Verizon Turns Over Names in Piracy Case
By BRIAN BERGSTEIN
The Associated Press
Friday, June 6, 2003; 2:44 PM
NEW YORK - Verizon Communications Inc. reluctantly surrendered to the music industry on Thursday the names of four Internet subscribers suspected of
illegally offering free song downloads, but vowed to keep fighting the law that forced its hand.
Verizon was compelled to give up the names Wednesday by the U.S. Court of Appeals for Washington, D.C., which rejected the telecom giant's request
for a stay while it appeals a lower court decision won by the Recording Industry Association of America.
The RIAA has not decided what action to take against the four Verizon customers, said Matt Oppenheim, the group's senior vice president for business
and legal affairs.
Though it released the names, New York-based Verizon, the nation's biggest phone company, plans to continue the appeal.
The provision in the 1998 Digital Millennium Copyright Act that the recording industry invoked in seeking the names is unconstitutional and greatly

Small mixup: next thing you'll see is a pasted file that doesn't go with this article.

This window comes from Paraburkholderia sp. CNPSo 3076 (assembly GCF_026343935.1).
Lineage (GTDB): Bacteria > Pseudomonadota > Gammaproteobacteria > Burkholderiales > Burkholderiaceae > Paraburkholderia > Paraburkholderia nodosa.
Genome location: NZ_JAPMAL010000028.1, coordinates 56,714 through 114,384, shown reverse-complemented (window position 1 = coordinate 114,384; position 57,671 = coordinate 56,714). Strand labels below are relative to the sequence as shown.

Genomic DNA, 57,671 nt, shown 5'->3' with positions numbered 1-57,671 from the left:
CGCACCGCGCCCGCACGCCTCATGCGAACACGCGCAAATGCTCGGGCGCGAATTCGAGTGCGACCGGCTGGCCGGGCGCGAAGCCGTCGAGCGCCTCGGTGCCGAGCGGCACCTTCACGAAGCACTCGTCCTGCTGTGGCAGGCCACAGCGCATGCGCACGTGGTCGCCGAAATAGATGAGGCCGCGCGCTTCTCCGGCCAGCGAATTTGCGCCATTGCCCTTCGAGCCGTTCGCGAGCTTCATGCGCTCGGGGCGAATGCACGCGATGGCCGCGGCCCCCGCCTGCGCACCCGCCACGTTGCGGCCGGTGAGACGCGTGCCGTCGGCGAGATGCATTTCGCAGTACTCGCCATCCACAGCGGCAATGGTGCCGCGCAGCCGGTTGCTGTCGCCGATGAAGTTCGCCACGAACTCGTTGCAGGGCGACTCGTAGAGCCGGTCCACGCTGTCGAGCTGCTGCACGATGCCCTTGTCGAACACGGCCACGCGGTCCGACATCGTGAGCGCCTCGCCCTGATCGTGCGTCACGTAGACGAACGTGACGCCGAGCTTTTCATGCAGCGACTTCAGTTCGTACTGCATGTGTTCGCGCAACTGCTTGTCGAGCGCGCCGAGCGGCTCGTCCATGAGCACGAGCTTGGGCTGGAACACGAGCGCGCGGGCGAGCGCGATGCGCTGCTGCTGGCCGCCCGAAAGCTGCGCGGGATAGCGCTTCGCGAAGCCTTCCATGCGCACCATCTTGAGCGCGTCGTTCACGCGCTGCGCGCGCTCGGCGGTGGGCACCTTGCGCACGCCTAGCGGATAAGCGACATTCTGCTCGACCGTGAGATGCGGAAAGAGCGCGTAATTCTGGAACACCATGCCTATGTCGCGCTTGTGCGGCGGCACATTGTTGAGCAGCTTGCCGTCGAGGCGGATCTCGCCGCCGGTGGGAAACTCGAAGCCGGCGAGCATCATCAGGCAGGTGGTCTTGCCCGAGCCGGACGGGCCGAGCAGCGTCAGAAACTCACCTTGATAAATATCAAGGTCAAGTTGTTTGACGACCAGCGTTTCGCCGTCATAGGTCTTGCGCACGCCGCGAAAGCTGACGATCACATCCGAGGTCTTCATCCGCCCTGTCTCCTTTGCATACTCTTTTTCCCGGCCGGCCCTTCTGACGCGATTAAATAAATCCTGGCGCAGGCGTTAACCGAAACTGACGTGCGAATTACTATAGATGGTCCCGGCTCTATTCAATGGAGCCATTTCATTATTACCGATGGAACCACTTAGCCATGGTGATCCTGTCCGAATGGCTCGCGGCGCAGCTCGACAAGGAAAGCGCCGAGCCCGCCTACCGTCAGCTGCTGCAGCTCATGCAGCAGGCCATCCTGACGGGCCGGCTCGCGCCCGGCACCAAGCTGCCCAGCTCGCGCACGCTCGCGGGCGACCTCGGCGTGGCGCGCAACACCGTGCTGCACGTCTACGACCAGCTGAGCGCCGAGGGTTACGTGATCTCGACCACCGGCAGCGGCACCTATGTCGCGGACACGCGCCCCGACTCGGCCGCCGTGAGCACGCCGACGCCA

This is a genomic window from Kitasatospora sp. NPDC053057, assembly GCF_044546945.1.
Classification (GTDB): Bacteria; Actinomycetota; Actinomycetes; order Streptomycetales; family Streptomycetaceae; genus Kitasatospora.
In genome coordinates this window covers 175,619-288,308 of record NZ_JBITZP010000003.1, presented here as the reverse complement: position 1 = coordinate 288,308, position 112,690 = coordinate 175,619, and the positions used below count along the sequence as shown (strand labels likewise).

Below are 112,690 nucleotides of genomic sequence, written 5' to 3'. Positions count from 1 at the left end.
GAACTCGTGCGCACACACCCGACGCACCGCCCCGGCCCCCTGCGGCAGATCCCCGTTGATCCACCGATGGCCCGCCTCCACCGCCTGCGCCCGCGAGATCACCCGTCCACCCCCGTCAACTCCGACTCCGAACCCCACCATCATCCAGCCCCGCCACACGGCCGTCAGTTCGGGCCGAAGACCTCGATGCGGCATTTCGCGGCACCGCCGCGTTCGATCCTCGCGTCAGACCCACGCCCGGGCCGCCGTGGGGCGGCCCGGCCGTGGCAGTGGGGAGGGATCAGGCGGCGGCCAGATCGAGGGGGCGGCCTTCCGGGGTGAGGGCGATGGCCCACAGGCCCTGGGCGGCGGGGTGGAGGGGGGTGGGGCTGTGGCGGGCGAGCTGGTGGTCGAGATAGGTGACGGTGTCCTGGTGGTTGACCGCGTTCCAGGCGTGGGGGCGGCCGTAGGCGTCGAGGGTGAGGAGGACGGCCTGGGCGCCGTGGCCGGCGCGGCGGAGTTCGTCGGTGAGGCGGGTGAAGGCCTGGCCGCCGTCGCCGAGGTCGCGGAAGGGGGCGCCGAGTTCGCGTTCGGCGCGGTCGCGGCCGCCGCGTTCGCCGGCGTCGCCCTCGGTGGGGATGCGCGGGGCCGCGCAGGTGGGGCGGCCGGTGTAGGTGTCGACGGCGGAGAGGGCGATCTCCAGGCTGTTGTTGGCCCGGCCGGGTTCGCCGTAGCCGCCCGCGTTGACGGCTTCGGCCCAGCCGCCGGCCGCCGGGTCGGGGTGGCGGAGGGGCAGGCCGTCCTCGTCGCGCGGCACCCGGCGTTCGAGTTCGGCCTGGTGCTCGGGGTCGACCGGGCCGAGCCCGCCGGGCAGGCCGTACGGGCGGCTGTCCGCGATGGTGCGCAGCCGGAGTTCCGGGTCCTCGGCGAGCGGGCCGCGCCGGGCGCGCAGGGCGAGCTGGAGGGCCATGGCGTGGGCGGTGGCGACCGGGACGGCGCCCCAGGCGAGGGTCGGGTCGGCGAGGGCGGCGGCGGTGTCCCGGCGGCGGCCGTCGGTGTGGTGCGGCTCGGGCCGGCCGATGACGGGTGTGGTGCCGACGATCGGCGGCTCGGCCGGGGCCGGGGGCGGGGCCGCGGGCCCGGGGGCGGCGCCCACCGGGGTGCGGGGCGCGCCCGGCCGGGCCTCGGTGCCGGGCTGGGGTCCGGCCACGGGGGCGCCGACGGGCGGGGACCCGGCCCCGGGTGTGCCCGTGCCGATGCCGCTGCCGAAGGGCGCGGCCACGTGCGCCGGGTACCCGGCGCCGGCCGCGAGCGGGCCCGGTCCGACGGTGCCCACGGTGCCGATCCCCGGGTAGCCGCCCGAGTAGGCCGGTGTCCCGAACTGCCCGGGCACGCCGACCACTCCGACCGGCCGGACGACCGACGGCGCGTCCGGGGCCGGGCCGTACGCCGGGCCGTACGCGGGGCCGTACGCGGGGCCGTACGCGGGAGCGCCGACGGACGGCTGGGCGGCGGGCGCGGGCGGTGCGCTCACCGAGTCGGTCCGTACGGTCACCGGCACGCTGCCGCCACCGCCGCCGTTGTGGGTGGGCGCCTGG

exceeds traditional copyright and privacy laws, said Sarah Deutsch, Verizon's associate general counsel.
"We are committing to pursuing the case if necessary to the Supreme Court," she said Thursday. "The real harm here is to the consumer."
The recording industry has been unrelenting in fighting people and services who facilitate online song-sharing, calling the practice larceny.
In the Verizon case, the recording association relied on the DMCA law, which permits copyright holders to compel Internet providers to hand over the
names of suspected pirates. All they need is a subpoena from a federal court clerk's office. A judge's signature is not even required.